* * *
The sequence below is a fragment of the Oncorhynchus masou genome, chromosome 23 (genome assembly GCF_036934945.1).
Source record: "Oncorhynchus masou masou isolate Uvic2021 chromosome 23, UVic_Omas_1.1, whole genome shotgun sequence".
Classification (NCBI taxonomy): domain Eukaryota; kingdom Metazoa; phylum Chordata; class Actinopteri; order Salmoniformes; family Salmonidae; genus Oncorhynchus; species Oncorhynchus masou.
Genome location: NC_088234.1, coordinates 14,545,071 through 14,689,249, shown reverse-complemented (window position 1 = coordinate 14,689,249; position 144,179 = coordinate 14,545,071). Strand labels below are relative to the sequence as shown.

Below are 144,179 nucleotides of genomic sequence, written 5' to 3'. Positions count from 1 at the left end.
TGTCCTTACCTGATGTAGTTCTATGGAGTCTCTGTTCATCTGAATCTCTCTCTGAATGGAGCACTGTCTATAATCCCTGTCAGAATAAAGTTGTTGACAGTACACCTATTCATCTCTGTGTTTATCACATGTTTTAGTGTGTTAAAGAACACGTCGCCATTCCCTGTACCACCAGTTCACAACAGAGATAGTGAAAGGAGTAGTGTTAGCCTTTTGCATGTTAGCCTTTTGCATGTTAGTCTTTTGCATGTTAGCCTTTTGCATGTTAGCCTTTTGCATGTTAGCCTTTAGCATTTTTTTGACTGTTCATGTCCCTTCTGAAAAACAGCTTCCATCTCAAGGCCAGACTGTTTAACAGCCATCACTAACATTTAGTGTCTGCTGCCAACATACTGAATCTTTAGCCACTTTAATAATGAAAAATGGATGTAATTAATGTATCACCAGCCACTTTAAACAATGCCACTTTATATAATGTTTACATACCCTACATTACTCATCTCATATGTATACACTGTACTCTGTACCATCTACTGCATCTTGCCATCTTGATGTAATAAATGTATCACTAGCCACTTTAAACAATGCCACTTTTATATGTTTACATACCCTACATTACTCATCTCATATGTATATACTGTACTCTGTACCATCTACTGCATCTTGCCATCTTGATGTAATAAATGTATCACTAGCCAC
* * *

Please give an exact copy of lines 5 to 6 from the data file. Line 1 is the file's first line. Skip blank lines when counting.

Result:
Below are 144,179 nucleotides of genomic sequence, written 5' to 3'. Positions count from 1 at the left end.
TGTCCTTACCTGATGTAGTTCTATGGAGTCTCTGTTCATCTGAATCTCTCTCTGAATGGAGCACTGTCTATAATCCCTGTCAGAATAAAGTTGTTGACAGTACACCTATTCATCTCTGTGTTTATCACATGTTTTAGTGTGTTAAAGAACACGTCGCCATTCCCTGTACCACCAGTTCACAACAGAGATAGTGAAAGGAGTAGTGTTAGCCTTTTGCATGTTAGCCTTTTGCATGTTAGTCTTTTGCATGTTAGCCTTTTGCATGTTAGCCTTTTGCATGTTAGCCTTTAGCATTTTTTTGACTGTTCATGTCCCTTCTGAAAAACAGCTTCCATCTCAAGGCCAGACTGTTTAACAGCCATCACTAACATTTAGTGTCTGCTGCCAACATACTGAATCTTTAGCCACTTTAATAATGAAAAATGGATGTAATTAATGTATCACCAGCCACTTTAAACAATGCCACTTTATATAATGTTTACATACCCTACATTACTCATCTCATATGTATACACTGTACTCTGTACCATCTACTGCATCTTGCCATCTTGATGTAATAAATGTATCACTAGCCACTTTAAACAATGCCACTTTTATATGTTTACATACCCTACATTACTCATCTCATATGTATATACTGTACTCTGTACCATCTACTGCATCTTGCCATCTTGATGTAATAAATGTATCACTAGCCAC